Last fall when Ebru Yildiz learned that one of her favorite Brooklyn venues, Death by Audio, would be shuttering its doors documenting its final weeks was a no-brainer. “I just felt like I had to be there,” she says. “When I started taking photos I realized how big of a project it was going to be—I thought this has to be a book.”
For the final 75 days of Death By Audio’s existence, Yildiz was there—photographing roommates in their bedrooms, attending house meetings and band practices, and capturing the wild, sweaty shows that were held inside the space. “Every night I was coming back with a new bruise,” she says. “My knees were literally purple.”
But it wasn’t just the intimate venue’s energy she was looking to capture, the quieter moments inside the space and the lives of its inhabitants were just as important to her story. “There was this whole creative environment going on, the venue was just the most visible part of the whole thing,” she explains. “I wanted the focus to be on those people, rather than only the music, but of course, music is what brought these people together to begin with, so it is more than half of [the photographs].”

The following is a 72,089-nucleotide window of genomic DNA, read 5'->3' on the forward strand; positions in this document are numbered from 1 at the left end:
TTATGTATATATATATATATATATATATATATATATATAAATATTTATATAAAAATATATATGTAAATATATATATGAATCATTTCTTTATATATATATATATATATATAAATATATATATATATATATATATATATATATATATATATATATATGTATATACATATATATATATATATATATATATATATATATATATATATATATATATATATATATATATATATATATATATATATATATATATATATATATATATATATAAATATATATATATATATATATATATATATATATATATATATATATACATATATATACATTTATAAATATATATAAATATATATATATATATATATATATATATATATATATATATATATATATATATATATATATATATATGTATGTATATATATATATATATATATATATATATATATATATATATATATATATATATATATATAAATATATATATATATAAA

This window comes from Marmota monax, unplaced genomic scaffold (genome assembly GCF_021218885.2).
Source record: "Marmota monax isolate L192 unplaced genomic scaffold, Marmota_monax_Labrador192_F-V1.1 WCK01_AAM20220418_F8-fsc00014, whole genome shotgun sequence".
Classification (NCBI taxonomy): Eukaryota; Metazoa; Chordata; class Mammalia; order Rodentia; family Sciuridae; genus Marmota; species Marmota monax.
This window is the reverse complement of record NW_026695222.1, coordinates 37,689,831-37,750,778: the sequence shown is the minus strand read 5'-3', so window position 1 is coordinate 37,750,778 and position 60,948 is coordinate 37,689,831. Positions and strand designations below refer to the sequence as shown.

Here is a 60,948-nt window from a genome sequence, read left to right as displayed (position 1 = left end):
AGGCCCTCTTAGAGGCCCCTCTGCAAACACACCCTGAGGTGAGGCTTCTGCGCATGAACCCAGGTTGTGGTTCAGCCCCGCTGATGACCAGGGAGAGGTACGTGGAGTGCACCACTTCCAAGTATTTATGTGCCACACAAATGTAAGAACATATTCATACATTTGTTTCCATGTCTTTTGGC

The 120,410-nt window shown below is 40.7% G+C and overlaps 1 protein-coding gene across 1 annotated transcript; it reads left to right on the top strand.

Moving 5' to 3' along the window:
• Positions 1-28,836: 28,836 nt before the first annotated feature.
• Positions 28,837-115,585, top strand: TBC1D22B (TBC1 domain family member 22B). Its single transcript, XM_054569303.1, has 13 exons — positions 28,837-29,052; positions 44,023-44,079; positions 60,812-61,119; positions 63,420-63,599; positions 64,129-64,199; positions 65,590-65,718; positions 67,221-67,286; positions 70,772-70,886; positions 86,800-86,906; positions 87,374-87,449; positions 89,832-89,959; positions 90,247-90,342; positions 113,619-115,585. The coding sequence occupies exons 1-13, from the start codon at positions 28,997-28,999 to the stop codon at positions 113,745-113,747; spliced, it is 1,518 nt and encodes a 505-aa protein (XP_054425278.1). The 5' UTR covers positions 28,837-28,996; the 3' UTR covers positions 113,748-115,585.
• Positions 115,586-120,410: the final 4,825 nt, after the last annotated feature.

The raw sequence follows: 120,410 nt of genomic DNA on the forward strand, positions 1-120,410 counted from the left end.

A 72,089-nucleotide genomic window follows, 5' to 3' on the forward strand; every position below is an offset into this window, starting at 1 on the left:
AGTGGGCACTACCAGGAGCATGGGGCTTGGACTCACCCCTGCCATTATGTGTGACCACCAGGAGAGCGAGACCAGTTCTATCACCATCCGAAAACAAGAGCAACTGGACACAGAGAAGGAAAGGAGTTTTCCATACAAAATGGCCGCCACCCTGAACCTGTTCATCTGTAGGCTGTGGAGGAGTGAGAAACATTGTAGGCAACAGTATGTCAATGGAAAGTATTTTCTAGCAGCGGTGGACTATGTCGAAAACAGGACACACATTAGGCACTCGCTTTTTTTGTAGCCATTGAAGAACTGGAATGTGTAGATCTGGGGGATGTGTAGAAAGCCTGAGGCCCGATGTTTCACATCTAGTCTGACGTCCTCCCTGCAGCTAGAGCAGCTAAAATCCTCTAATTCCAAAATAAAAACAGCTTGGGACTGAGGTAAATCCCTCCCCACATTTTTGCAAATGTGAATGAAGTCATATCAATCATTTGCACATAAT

When the Death by Audio finally closed on Nov 22, 2014, and she had dumped her digital files onto hard drives and developed all of her rolls of film, Yildiz had collected over 500 GB worth of files—an overwhelming starting point. In her first round of editing she dropped it down to 5000 photos and began adding caption info. In the six months since she has printed hard-copy proofs of her favorites and continued to whittle down her selects for the book. She is aiming for a final edit of roughly 200 images, but that hardly tells Death by Audio’s entire story.
“Editing for a book is completely different than anything I’ve done,” she says. “Normally when I shoot a live show it is about which photos I like the best. They don’t have to tell a story.”
Although Yildiz is still in the process of structuring the photos for the book; from the very beginning she knew that everything would be processed in black-and-white. Her reasoning was two-fold: a technical necessity to unify the film and digital work, but also a logical way to emulate the style of work produced at another legendary and long-gone New York venue. “I’m obsessed with the period of CBGB from the 70s—the photos that came out were very gritty looking and timeless,” she says. “Death by Audio was my CBGB, I thought using black-and-white. would be an appropriate way to visualize my story.”